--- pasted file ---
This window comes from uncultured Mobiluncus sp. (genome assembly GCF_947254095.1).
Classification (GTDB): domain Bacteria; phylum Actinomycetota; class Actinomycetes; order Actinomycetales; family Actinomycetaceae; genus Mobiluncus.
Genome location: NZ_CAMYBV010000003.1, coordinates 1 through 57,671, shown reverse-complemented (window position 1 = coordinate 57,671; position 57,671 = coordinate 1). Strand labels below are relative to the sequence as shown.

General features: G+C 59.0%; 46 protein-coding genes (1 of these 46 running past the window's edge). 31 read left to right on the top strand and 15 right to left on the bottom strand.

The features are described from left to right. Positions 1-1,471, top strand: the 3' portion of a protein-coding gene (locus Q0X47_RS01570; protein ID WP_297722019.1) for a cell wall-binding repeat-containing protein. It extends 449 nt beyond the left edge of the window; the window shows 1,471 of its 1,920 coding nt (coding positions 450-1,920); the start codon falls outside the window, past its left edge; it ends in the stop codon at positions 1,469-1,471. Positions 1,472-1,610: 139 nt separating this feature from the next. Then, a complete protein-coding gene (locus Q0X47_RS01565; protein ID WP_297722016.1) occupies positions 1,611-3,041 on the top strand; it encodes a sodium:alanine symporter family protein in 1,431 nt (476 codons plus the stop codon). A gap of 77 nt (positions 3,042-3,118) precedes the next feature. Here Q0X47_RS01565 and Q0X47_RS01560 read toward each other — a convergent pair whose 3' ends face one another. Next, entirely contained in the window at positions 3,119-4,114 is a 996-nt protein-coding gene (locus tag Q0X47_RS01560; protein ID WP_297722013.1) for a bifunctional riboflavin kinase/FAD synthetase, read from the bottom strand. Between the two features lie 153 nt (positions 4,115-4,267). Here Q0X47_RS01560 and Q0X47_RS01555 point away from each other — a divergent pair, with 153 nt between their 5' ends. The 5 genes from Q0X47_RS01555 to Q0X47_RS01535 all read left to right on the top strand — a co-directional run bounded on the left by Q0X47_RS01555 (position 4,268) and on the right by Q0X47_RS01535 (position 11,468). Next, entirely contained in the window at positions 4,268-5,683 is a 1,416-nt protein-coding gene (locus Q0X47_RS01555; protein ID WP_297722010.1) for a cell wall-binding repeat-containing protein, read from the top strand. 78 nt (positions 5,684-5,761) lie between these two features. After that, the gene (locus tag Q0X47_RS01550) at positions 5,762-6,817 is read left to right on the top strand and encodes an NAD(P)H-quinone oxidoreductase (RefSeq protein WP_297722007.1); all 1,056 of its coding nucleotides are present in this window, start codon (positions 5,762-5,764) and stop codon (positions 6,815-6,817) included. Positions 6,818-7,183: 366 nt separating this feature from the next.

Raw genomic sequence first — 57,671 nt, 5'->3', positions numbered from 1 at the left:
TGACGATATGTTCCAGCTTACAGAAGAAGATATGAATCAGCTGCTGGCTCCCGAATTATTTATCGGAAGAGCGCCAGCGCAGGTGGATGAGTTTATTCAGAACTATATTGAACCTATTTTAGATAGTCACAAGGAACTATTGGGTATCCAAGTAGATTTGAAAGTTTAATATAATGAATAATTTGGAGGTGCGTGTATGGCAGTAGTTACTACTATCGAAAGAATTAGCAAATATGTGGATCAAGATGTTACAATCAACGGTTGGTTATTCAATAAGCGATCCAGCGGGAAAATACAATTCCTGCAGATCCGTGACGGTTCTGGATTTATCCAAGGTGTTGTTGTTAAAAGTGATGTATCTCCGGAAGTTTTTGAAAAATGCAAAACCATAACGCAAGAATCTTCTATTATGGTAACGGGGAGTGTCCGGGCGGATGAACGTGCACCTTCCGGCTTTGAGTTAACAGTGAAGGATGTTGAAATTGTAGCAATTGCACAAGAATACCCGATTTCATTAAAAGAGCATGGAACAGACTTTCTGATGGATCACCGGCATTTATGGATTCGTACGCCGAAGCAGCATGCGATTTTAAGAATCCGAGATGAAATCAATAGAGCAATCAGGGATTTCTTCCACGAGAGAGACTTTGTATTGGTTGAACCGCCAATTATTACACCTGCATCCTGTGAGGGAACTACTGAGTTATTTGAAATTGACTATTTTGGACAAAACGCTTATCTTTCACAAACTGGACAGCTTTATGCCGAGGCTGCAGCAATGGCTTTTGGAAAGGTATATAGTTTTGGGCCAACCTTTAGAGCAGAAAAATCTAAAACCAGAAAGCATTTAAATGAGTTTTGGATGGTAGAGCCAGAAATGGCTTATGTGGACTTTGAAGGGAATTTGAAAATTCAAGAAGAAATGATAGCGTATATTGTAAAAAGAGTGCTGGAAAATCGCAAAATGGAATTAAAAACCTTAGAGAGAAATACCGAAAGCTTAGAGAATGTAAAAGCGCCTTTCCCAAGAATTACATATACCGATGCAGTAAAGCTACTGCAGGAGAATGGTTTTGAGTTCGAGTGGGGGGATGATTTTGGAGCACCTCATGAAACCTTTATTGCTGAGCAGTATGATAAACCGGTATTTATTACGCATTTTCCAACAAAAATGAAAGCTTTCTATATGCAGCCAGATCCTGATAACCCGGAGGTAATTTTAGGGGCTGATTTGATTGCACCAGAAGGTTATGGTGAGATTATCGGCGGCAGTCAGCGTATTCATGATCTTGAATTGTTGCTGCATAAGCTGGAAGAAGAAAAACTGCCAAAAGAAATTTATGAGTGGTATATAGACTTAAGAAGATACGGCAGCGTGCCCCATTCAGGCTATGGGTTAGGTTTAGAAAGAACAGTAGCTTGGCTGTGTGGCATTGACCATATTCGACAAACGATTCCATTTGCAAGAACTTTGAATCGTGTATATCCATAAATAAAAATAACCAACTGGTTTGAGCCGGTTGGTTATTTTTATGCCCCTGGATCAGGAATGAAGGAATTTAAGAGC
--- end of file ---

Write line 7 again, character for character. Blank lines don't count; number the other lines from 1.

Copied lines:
TGACGATATGTTCCAGCTTACAGAAGAAGATATGAATCAGCTGCTGGCTCCCGAATTATTTATCGGAAGAGCGCCAGCGCAGGTGGATGAGTTTATTCAGAACTATATTGAACCTATTTTAGATAGTCACAAGGAACTATTGGGTATCCAAGTAGATTTGAAAGTTTAATATAATGAATAATTTGGAGGTGCGTGTATGGCAGTAGTTACTACTATCGAAAGAATTAGCAAATATGTGGATCAAGATGTTACAATCAACGGTTGGTTATTCAATAAGCGATCCAGCGGGAAAATACAATTCCTGCAGATCCGTGACGGTTCTGGATTTATCCAAGGTGTTGTTGTTAAAAGTGATGTATCTCCGGAAGTTTTTGAAAAATGCAAAACCATAACGCAAGAATCTTCTATTATGGTAACGGGGAGTGTCCGGGCGGATGAACGTGCACCTTCCGGCTTTGAGTTAACAGTGAAGGATGTTGAAATTGTAGCAATTGCACAAGAATACCCGATTTCATTAAAAGAGCATGGAACAGACTTTCTGATGGATCACCGGCATTTATGGATTCGTACGCCGAAGCAGCATGCGATTTTAAGAATCCGAGATGAAATCAATAGAGCAATCAGGGATTTCTTCCACGAGAGAGACTTTGTATTGGTTGAACCGCCAATTATTACACCTGCATCCTGTGAGGGAACTACTGAGTTATTTGAAATTGACTATTTTGGACAAAACGCTTATCTTTCACAAACTGGACAGCTTTATGCCGAGGCTGCAGCAATGGCTTTTGGAAAGGTATATAGTTTTGGGCCAACCTTTAGAGCAGAAAAATCTAAAACCAGAAAGCATTTAAATGAGTTTTGGATGGTAGAGCCAGAAATGGCTTATGTGGACTTTGAAGGGAATTTGAAAATTCAAGAAGAAATGATAGCGTATATTGTAAAAAGAGTGCTGGAAAATCGCAAAATGGAATTAAAAACCTTAGAGAGAAATACCGAAAGCTTAGAGAATGTAAAAGCGCCTTTCCCAAGAATTACATATACCGATGCAGTAAAGCTACTGCAGGAGAATGGTTTTGAGTTCGAGTGGGGGGATGATTTTGGAGCACCTCATGAAACCTTTATTGCTGAGCAGTATGATAAACCGGTATTTATTACGCATTTTCCAACAAAAATGAAAGCTTTCTATATGCAGCCAGATCCTGATAACCCGGAGGTAATTTTAGGGGCTGATTTGATTGCACCAGAAGGTTATGGTGAGATTATCGGCGGCAGTCAGCGTATTCATGATCTTGAATTGTTGCTGCATAAGCTGGAAGAAGAAAAACTGCCAAAAGAAATTTATGAGTGGTATATAGACTTAAGAAGATACGGCAGCGTGCCCCATTCAGGCTATGGGTTAGGTTTAGAAAGAACAGTAGCTTGGCTGTGTGGCATTGACCATATTCGACAAACGATTCCATTTGCAAGAACTTTGAATCGTGTATATCCATAAATAAAAATAACCAACTGGTTTGAGCCGGTTGGTTATTTTTATGCCCCTGGATCAGGAATGAAGGAATTTAAGAGC